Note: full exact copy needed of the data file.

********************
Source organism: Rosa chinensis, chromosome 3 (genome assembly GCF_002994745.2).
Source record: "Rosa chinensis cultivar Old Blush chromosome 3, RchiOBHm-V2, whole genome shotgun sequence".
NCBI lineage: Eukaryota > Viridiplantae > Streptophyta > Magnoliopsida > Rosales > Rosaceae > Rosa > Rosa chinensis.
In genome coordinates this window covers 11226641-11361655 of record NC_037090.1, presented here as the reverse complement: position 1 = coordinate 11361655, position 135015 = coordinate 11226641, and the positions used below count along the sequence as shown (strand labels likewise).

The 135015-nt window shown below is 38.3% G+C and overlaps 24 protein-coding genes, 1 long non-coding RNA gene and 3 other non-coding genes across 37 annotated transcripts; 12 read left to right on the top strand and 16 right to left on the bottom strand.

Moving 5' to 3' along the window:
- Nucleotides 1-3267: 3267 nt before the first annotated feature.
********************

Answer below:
Source organism: Rosa chinensis, chromosome 3 (genome assembly GCF_002994745.2).
Source record: "Rosa chinensis cultivar Old Blush chromosome 3, RchiOBHm-V2, whole genome shotgun sequence".
NCBI lineage: Eukaryota > Viridiplantae > Streptophyta > Magnoliopsida > Rosales > Rosaceae > Rosa > Rosa chinensis.
In genome coordinates this window covers 11226641-11361655 of record NC_037090.1, presented here as the reverse complement: position 1 = coordinate 11361655, position 135015 = coordinate 11226641, and the positions used below count along the sequence as shown (strand labels likewise).

The 135015-nt window shown below is 38.3% G+C and overlaps 24 protein-coding genes, 1 long non-coding RNA gene and 3 other non-coding genes across 37 annotated transcripts; 12 read left to right on the top strand and 16 right to left on the bottom strand.

Moving 5' to 3' along the window:
- Nucleotides 1-3267: 3267 nt before the first annotated feature.